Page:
Imbibition of water into dry maize seed occurs within a few hours after exposure, initiating cellular activity, initially in the mitochondria. Examination of mitochondria structure using electron microscopy show poor developed membrane structures in the dry seed. Mitochondria in dry seed have very low amount of oxygen uptake and low activation of enzymes. These characters change with imbibition.
Following 24 hours of imbibition, the mitochondrial membranes show more normal structures. Among the mitochondria, however, there are some that appear to not recover normal structures and function. It is easy to conjecture that these not recovering were either inadequately formed or were damaged during drying process. This may be related to either the nuclear genetics or mitochondrial genetics of the seed parent. Enzymes needed for membrane synthesis in the mitochondria is synthesized in ribosomes and thus dependent upon nuclear DNA and thus indicative of the significance of both hybrid parent genetics, but the mitochondrial DNA is only from the female parent.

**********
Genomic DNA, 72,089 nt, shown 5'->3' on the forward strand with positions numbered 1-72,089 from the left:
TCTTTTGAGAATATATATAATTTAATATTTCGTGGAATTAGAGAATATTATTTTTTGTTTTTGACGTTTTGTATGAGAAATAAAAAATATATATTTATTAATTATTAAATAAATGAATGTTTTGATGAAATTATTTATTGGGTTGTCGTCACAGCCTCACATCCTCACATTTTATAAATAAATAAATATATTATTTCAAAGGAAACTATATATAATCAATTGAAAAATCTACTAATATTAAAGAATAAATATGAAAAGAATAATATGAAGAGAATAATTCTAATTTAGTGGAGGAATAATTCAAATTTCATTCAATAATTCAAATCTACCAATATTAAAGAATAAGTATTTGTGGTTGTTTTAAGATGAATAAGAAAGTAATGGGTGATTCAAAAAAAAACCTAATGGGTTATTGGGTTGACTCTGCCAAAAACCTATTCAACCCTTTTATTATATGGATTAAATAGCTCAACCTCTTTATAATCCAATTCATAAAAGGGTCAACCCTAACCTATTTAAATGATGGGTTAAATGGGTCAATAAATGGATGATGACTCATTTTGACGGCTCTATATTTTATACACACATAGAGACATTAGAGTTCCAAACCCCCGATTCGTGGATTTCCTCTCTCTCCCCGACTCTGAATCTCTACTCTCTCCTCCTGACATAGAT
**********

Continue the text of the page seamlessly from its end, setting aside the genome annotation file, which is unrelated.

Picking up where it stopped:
These numerous organelles in each cell activated after imbibition become drivers of cell elongation to push the first root tissue to emerge from the seed. More info on this initial activity can be found at https://www.ncbi.nlm.nih.gov/pmc/articles/PMC64868/
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About Corn Journal
The purpose of this blog is to share perspectives of the biology of corn, its seed and diseases in a mix of technical and not so technical terms with all who are interested in this major crop. With more technical references to any of the topics easily available on the web with a search of key words, the blog will rarely cite references but will attempt to be accurate. Comments are welcome but will be screened before publishing. Comments and questions directed to the author by emails are encouraged.